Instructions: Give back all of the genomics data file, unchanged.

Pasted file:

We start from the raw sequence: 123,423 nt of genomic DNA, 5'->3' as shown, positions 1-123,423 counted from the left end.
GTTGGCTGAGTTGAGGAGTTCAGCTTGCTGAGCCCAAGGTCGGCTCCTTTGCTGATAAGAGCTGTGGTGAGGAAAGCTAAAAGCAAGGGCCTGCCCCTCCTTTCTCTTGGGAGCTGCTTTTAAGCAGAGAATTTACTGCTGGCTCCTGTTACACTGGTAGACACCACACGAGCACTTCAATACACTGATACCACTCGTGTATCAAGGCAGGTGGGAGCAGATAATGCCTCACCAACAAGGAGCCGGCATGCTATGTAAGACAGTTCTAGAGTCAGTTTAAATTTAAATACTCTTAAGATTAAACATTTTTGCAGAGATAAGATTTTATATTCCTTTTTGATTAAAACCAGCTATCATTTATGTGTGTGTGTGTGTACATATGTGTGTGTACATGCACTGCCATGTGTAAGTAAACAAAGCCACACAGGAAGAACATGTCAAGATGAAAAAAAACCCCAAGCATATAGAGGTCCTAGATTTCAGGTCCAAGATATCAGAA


We start from the raw sequence: 123,423 nt of genomic DNA, 5'->3' as shown, positions 1-123,423 counted from the left end.
GTTGGCTGAGTTGAGGAGTTCAGCTTGCTGAGCCCAAGGTCGGCTCCTTTGCTGATAAGAGCTGTGGTGAGGAAAGCTAAAAGCAAGGGCCTGCCCCTCCTTTCTCTTGGGAGCTGCTTTTAAGCAGAGAATTTACTGCTGGCTCCTGTTACACTGGTAGACACCACACGAGCACTTCAATACACTGATACCACTCGTGTATCAAGGCAGGTGGGAGCAGATAATGCCTCACCAACAAGGAGCCGGCATGCTATGTAAGACAGTTCTAGAGTCAGTTTAAATTTAAATACTCTTAAGATTAAACATTTTTGCAGAGATAAGATTTTATATTCCTTTTTGATTAAAACCAGCTATCATTTATGTGTGTGTGTGTGTACATATGTGTGTGTACATGCACTGCCATGTGTAAGTAAACAAAGCCACACAGGAAGAACATGTCAAGATGAAAAAAAACCCCAAGCATATAGAGGTCCTAGATTTCAGGTCCAAGATATCAGAA